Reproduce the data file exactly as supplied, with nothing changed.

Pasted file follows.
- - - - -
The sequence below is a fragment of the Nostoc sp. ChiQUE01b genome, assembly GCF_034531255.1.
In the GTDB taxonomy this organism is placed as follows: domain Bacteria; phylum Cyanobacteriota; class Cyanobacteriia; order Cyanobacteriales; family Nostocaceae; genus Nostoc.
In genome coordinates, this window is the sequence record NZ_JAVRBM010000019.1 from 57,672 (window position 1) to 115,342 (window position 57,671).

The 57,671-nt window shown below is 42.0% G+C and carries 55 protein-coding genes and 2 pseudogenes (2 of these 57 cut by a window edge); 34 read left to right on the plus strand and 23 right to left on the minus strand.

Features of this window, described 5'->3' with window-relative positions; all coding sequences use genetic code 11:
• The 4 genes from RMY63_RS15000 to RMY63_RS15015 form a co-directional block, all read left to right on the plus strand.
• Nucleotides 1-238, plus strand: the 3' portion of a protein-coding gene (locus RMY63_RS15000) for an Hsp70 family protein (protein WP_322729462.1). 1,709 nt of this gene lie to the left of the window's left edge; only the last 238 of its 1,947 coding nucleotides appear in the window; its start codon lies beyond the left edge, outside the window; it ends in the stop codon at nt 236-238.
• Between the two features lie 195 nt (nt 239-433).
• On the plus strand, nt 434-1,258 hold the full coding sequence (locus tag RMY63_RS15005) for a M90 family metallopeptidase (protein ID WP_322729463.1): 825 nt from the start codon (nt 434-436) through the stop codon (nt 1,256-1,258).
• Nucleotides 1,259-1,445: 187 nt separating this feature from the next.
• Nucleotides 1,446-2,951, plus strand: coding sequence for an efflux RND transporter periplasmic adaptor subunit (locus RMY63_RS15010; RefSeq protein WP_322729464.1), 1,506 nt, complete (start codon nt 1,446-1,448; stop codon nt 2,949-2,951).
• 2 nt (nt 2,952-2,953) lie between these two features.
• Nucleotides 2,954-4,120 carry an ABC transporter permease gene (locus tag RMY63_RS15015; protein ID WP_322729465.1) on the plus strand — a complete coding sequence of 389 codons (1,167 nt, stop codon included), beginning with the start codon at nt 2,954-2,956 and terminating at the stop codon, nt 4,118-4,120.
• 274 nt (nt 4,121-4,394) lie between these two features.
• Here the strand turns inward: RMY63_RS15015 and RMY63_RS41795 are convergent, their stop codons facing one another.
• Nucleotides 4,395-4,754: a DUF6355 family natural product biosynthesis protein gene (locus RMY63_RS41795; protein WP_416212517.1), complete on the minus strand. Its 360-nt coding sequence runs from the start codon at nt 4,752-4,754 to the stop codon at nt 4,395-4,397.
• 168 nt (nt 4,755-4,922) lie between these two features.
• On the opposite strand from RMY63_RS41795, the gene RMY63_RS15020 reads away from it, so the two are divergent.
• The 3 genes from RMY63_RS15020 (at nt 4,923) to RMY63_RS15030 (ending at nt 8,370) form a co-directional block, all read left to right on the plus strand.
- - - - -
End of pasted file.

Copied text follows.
The sequence below is a fragment of the Nostoc sp. ChiQUE01b genome, assembly GCF_034531255.1.
In the GTDB taxonomy this organism is placed as follows: domain Bacteria; phylum Cyanobacteriota; class Cyanobacteriia; order Cyanobacteriales; family Nostocaceae; genus Nostoc.
In genome coordinates, this window is the sequence record NZ_JAVRBM010000019.1 from 57,672 (window position 1) to 115,342 (window position 57,671).

The 57,671-nt window shown below is 42.0% G+C and carries 55 protein-coding genes and 2 pseudogenes (2 of these 57 cut by a window edge); 34 read left to right on the plus strand and 23 right to left on the minus strand.

Features of this window, described 5'->3' with window-relative positions; all coding sequences use genetic code 11:
• The 4 genes from RMY63_RS15000 to RMY63_RS15015 form a co-directional block, all read left to right on the plus strand.
• Nucleotides 1-238, plus strand: the 3' portion of a protein-coding gene (locus RMY63_RS15000) for an Hsp70 family protein (protein WP_322729462.1). 1,709 nt of this gene lie to the left of the window's left edge; only the last 238 of its 1,947 coding nucleotides appear in the window; its start codon lies beyond the left edge, outside the window; it ends in the stop codon at nt 236-238.
• Between the two features lie 195 nt (nt 239-433).
• On the plus strand, nt 434-1,258 hold the full coding sequence (locus tag RMY63_RS15005) for a M90 family metallopeptidase (protein ID WP_322729463.1): 825 nt from the start codon (nt 434-436) through the stop codon (nt 1,256-1,258).
• Nucleotides 1,259-1,445: 187 nt separating this feature from the next.
• Nucleotides 1,446-2,951, plus strand: coding sequence for an efflux RND transporter periplasmic adaptor subunit (locus RMY63_RS15010; RefSeq protein WP_322729464.1), 1,506 nt, complete (start codon nt 1,446-1,448; stop codon nt 2,949-2,951).
• 2 nt (nt 2,952-2,953) lie between these two features.
• Nucleotides 2,954-4,120 carry an ABC transporter permease gene (locus tag RMY63_RS15015; protein ID WP_322729465.1) on the plus strand — a complete coding sequence of 389 codons (1,167 nt, stop codon included), beginning with the start codon at nt 2,954-2,956 and terminating at the stop codon, nt 4,118-4,120.
• 274 nt (nt 4,121-4,394) lie between these two features.
• Here the strand turns inward: RMY63_RS15015 and RMY63_RS41795 are convergent, their stop codons facing one another.
• Nucleotides 4,395-4,754: a DUF6355 family natural product biosynthesis protein gene (locus RMY63_RS41795; protein WP_416212517.1), complete on the minus strand. Its 360-nt coding sequence runs from the start codon at nt 4,752-4,754 to the stop codon at nt 4,395-4,397.
• 168 nt (nt 4,755-4,922) lie between these two features.
• On the opposite strand from RMY63_RS41795, the gene RMY63_RS15020 reads away from it, so the two are divergent.
• The 3 genes from RMY63_RS15020 (at nt 4,923) to RMY63_RS15030 (ending at nt 8,370) form a co-directional block, all read left to right on the plus strand.